Evolve

It seemed to go down pretty well – and I’m going to do a question and answer session this Friday with RBK staff on what they might want to use the social web to do, and how they can go about it. Only, I’m not going to Kingston to do it, I’ll be at home in my office, contributing to a webchat on Evolve. Here are some of the topics I’ll be covering:

1. During the presentation the other week, I showed several examples of public sector organisations engaging with citizens about the services they provide. Could your service reach out to residents in this way? What would be the advantages, and what are the barriers blocking you from doing this?

2. A major theme of my presentation was about how we can apply the tools of the social web within organisations, to improve learning, collaboration and knowledge sharing. How could these tools be used within your council and what are the issues they could help tackle?

3. An important part of any organisation’s approach to using social media is that it has the appropriate governance arrangements in place in the form of corporate strategy and user policy. What are the important things to consider when drawing up these documents? How do you think you can get buy in both from senior management and from staff?

4. I bought an iPad on Friday. Anyone want to know anything about it?

The Learning Pool system, you see, is based on a bit of open source software called Moodle, which you may well have heard of. It’s the pre-eminent learning management system, used widely in academic, perhaps most notably at the Open University. We call our version of it the Dynamic Learning Environment (DLE).

The DLE isn’t just about e-learning though, it also includes social stuff like forums, wikis, blogs and the ability to run chatroom style webchats. Hundreds of councils in the UK have this technology available to them thanks to Learning Pool – although not many use it to its potential.

Kingston really want to make the most of it though, which they are running my Q&A as a live webchat. It’ll only take up 2 hours of my time, rather than the whole day which it would take were I travelling down. Hopefully it will be of help to the council, as well.

We are always looking for interesting and innovative ways that we can help councils. If your organisation has a Learning Pool DLE, and fancy doing a webchat or similar, let us know. Even if you don’t, we’re testing things like GoToMeeting and DimDim to provide online sessions to anyone who wants to join in. Get in touch!

Bookmarks for May 14th through June 2nd

I find this stuff so that you don’t have to.

  • TWiki – the Open Source Enterprise Wiki – "A flexible, powerful, and easy to use enterprise wiki, enterprise collaboration platform, and web application platform."
  • How digital engagement can save councils money – A great paper from Anthony at the Democratic Society. Read this!
  • Living in a world of the merely improbable – Great post, covering why organisations need to figure out their approach to digital and how it can help them get through the cuts.
  • Tim Berners-Lee and Nigel Shadbolt speak out on web institute axing | Technology | guardian.co.uk – "Web inventor says that open government data will become increasingly important – but that 'immediate decisions had to be made' on spending."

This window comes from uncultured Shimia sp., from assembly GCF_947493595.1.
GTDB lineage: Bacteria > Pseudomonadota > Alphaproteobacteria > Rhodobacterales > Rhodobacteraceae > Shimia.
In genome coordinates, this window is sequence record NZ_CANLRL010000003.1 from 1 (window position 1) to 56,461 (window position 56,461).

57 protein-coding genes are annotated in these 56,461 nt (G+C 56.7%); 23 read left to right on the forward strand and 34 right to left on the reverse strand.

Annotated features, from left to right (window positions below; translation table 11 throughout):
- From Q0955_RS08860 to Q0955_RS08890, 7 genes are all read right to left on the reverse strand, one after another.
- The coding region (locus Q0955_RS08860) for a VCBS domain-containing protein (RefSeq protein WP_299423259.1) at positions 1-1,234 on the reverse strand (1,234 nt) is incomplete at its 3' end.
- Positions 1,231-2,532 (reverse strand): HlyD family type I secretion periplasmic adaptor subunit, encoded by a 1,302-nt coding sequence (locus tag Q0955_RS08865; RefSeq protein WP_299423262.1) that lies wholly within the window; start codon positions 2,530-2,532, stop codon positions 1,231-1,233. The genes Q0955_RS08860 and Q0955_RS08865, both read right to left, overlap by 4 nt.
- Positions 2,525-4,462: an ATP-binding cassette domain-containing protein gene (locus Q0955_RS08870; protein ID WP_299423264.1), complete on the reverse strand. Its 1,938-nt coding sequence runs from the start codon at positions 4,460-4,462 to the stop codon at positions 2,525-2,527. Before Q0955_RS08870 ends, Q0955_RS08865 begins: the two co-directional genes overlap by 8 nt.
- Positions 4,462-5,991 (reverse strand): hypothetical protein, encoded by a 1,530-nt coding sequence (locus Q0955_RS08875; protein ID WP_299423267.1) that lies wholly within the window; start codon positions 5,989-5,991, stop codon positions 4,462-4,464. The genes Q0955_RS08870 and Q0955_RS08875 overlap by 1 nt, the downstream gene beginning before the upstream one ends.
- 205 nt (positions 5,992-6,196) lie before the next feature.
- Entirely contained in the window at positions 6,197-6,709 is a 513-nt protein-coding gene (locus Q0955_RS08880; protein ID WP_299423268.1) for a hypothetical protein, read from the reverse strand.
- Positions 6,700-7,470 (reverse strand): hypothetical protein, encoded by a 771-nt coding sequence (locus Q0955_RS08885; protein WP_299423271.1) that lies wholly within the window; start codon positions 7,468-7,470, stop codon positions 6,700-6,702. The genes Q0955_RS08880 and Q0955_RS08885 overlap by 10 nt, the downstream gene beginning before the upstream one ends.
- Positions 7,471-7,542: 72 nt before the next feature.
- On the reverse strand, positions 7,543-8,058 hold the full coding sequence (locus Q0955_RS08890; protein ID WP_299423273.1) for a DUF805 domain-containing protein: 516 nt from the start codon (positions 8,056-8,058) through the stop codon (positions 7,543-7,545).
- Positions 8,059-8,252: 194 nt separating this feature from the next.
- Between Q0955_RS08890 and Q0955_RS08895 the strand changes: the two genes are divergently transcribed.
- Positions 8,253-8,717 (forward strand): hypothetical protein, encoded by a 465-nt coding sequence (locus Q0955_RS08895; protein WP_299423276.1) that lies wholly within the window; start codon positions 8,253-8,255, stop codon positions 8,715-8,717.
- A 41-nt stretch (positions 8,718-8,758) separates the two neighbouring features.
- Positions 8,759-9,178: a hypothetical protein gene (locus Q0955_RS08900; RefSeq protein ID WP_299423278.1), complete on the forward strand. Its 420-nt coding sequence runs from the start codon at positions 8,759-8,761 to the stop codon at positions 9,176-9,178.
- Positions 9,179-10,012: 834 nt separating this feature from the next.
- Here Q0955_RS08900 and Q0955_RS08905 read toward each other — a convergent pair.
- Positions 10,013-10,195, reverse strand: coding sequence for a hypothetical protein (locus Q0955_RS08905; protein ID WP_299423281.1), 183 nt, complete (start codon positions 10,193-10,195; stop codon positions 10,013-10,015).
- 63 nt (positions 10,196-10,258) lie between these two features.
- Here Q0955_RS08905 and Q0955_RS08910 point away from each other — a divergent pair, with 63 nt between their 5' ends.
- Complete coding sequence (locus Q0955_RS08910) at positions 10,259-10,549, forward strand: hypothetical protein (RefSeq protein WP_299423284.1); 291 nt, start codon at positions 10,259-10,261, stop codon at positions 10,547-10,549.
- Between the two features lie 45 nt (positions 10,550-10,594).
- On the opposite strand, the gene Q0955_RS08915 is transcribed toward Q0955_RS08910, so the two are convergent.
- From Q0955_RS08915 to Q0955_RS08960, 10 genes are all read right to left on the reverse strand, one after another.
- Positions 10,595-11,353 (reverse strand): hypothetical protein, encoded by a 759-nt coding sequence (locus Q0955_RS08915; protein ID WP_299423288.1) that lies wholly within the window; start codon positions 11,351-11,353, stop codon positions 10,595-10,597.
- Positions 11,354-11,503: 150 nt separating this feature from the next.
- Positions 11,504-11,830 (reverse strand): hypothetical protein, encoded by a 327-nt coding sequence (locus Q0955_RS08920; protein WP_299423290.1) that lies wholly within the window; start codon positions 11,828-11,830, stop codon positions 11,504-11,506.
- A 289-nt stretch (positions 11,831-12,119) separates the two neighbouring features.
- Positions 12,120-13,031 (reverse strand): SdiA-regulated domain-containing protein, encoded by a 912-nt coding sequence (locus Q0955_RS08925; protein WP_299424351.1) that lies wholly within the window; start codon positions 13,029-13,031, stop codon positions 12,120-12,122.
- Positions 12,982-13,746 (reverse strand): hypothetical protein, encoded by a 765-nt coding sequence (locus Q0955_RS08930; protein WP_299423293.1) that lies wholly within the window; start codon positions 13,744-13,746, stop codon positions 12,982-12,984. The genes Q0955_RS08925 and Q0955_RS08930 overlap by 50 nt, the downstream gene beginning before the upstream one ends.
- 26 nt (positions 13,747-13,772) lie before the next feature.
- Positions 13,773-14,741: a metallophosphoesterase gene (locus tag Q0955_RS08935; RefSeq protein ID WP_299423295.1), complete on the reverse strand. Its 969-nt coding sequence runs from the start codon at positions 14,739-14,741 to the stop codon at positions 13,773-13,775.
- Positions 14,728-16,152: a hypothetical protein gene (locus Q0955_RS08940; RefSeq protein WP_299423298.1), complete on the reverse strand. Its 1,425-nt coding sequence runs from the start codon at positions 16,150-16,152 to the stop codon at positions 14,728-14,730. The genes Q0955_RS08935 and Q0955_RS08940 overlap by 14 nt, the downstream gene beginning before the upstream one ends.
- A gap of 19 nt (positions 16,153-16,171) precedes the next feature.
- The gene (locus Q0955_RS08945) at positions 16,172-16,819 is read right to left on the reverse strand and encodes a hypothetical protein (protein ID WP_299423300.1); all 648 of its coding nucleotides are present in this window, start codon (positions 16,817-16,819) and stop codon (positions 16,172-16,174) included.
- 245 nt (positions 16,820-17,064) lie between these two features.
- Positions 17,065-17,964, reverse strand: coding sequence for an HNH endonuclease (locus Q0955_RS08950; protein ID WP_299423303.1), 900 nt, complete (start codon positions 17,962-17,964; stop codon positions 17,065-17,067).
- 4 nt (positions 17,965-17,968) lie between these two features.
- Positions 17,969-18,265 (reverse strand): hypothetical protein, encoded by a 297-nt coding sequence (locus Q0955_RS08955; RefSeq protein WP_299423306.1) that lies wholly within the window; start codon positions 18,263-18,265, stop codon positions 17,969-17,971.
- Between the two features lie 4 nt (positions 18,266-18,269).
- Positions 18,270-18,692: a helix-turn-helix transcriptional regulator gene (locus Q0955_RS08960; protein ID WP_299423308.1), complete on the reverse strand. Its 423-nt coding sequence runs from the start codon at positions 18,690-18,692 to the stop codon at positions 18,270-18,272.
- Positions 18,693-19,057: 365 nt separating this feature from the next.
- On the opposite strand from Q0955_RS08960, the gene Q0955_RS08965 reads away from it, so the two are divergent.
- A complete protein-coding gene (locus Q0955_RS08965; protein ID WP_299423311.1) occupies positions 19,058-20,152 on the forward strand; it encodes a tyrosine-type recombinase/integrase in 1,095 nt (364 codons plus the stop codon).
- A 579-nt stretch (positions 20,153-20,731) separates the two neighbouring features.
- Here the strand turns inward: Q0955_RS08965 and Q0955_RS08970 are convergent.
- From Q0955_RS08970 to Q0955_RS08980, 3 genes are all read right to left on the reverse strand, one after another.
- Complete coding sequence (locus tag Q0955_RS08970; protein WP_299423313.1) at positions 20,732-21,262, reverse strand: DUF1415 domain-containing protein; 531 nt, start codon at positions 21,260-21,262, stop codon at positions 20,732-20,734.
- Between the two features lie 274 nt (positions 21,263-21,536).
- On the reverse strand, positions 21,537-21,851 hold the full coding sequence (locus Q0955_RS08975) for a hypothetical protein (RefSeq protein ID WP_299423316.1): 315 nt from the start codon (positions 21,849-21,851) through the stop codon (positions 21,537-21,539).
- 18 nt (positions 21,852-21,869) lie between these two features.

• Instant messaging: This conversation is terminated – Interesting article on the decrease in use of IM – it's Facebook's fault, it would appear.
  • And The Long Sought Replacement For Email Is . . . | Forrester Blogs – "Enterprise 2.0 enthusiasts (count me in) have argued for several years that Email’s manifest deficiencies could and would be overcome with open, social, and dynamic 2.0-based communication and collaboration tools. However, there’s also long been the recognition that Email – or rather, Email users – would not go down without a fight."
  • The Coalition: what now for digital? at Helpful Technology – "In terms of public sector IT at least, it looks broadly as through the principles and plans outlined by the Conservatives over the last six months are being brought into effect, with added emphasis on civil liberties."
  • Designing the Big (Civil) Society – it’s DIY time – "But in my experience, whether it’s a group of activists, social entrepreneurs or local government officers, you can’t assume people will easily start co-designing new stuff together – particularly if that involves adding technology. People need to get to know and trust each other, tell stories about what’s worked and what hasn’t, filter inspirational ideas against local realities, think about who does what, where the money comes from, and so on. That’s particularly difficult when you are doing that with less funds then before – as will certainly be the case."
  • The Future of Open Data Looks Like…Github? – "the future to me in this area seems clear: we’re going to see transformation of datasets incorporated into the marketplaces. As the demand for public data increases, the market will demand higher quality, easier to work with data."
  • Government needs a SkunkWorks – "What's stopping us spooling up a Skunkworks? Nothing but the momentum which continues to carry us down the old path. It's inertia, but, as I said, we're at the dawn of something new. Personally, I'm confident that all manner of things which would have been difficult before will now become possible."

You can find all my bookmarks on Delicious. There is also even more stuff on my shared Google Reader page.

You can also see all the videos I think are worth watching at my video scrapbook.